Monday, June 21, 2021
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Visit the Cellular Jail; you owe it to ‘them’

Ever since I had heard about the freedom fighters being sent to the Cellular Jail in the Andaman Islands, I had conjured up visions of what it would be like, and how life must be for the convicts who were sent there for a lifetime away from the mainland India, as deportation to the Cellular Jail was one of the most feared sentences in the times of our freedom struggle.

The Jail, nay, the national monument, vouches that the joy of celebrating our independence carried the grief of sufferings hidden behind it. I felt a lump in my throat, and words fail me as I walk around the premises, listening to the agonising torture stories of the struggle era.

Primarily constructed by the Britishers to cage priority freedom fighters away from the mainland, the place provides you with a quick glimpse of the history, ordeal faced by prisoners. Situated in the central part of Port Blair, the masterpiece was constructed during 1893-1906 period at an estimated cost of about Rs 5 lakhs. Even the architectural niceties of the British intelligence get submerged in the barbaric colonialism, a sense of eeriness creeping on you.

The three-storied Jail was built in the form of a seven-spoke wheel that had “696 cells” in each story, separated from the others, by brick walls and metal doors. The construction was undertaken by the prisoners themselves, the edifice believed to be earthquake-resistant.

Hell on earth

Every day was a punishment day, the abuse varied from whipping to bar fetters to solitary confinement. With handcuffs, the prisoners had to eat and drink like animals. Bar fetters were long iron rods joined from handcuffs going down to the ankle cuffs. Some of them were fed boiled wild grass and their drinking water was collected from rainwater with worms in them. Chained together, kept without any basic amenities, many of them had lost their health and even lives by the time they reached the Jail.

Inmates were subjected to inhuman labour, indignities and impossible targets. At times there were reports of the outbreak of plagues or other epidemics. Treatment and basic human rights were denied. A work-shed showcased the oil extractions and rope-making where the prisoners had to toil.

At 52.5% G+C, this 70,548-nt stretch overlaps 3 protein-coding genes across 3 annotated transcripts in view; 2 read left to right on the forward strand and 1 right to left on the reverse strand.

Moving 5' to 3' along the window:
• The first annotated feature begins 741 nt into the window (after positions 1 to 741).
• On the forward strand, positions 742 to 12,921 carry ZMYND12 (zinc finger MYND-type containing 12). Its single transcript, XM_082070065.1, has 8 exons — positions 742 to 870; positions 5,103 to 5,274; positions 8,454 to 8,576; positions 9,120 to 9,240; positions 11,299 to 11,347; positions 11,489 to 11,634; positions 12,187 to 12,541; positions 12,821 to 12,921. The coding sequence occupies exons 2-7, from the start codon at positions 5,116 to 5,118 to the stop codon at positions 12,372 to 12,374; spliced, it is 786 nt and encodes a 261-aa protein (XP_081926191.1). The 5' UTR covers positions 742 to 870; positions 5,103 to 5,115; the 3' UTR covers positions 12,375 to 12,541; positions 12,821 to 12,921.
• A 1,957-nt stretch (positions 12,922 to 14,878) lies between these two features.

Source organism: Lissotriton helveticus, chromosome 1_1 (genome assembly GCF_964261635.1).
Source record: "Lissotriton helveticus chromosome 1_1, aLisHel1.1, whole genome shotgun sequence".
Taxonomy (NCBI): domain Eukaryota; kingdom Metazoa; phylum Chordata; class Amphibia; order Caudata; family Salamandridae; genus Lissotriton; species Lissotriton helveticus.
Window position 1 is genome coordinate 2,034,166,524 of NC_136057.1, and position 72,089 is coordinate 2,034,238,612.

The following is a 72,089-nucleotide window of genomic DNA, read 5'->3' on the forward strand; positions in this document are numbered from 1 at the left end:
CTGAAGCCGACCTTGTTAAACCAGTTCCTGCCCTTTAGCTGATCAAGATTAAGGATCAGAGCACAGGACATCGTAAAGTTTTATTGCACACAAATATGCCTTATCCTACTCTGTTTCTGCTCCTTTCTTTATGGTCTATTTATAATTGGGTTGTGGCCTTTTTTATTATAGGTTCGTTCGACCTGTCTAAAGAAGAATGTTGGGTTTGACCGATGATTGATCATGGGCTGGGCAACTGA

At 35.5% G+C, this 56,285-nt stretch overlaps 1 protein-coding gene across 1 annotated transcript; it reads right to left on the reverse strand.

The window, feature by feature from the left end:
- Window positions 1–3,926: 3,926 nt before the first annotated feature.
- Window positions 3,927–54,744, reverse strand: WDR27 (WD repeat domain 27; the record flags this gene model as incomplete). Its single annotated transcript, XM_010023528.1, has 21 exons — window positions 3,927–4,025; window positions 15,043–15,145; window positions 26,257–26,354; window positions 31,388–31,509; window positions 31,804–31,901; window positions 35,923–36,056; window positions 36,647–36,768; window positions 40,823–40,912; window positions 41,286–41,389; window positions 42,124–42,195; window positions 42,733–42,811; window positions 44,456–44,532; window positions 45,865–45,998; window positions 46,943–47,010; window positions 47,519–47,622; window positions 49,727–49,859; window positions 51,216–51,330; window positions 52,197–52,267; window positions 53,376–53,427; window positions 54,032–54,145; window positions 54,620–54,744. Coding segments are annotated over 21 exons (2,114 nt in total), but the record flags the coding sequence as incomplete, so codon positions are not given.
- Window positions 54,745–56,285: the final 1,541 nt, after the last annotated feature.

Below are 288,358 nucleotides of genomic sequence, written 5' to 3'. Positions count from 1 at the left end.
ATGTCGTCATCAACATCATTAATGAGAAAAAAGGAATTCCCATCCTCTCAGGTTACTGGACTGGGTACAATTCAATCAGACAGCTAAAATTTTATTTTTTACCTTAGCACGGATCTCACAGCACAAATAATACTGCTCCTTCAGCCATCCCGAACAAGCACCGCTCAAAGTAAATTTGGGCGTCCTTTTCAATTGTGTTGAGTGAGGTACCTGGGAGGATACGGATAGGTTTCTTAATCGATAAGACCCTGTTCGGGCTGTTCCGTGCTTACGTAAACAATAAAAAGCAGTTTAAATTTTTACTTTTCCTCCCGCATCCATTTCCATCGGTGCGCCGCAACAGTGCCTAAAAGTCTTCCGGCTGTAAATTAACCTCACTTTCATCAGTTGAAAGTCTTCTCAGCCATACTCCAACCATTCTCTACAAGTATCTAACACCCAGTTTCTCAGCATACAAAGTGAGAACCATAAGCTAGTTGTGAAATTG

As you walk from one cell to another, you read the heart-breaking stories. The gallows lie in a corner, dark and depressing, which was capable of executing three convicts at a time. My eyes welled up, particularly when I saw the lower portion of the room from where the wooden board was pulled from under the feet of the convicts. I felt as if the spirits of those hanged here were still crying out of desperation.

The irony

When you eventually head to the terrace, you see the beautiful landscape of the island embracing the blue-green waters. Also, you sight Ross Island with a lighthouse (the same that is printed on our 20-rupee note). Look around towards the sea, you will find this place ideally isolated from the mainland. The gentle breeze, the wafting of the clouds – all look so picturesque.

The irony is that the Andaman Islands with its turquoise waters was referred to as Kaala Pani. The beautiful sunlight and bright blue skies remain a stark contrast to the darkness experienced by the prisoners. How much we, in the mainland, take our freedom for granted!

Why cellular

The names of several freedom fighters have been engraved on the jail walls, including the most famous inmate – Veer Savarkar.

As the prisoners were kept in isolation, the Savarkar brothers did not know that they were in the same jail, for two years. Prisoners could not communicate with each other and the cells overlooked the sea, which instilled a sense of ‘no-escape’. The design ensured that one person sitting in the central control tower could keep an eye on all the prisoners. Still, in 1868, as revealed by the jail records, 238 of them made an escape bid, only to be caught and 87 of them executed.

You owe it to them

While coming out, you cannot escape ruminating that so many patriotic predecessors walked inside the same gate under very different circumstances and endured so much simply because they loved their country. The Pantheon stands as a mute witness to the untold sufferings and undaunted spirit of the freedom fighters against the British barbarism.

The light-and-sound show presented every evening in the premises outlines a chronology of events in the Jail till independence.

Every school should plan an educational trip to this national heritage. The visit will tell our kids that this freedom we presently enjoy is too precious.

Salute to all those brave hearts!

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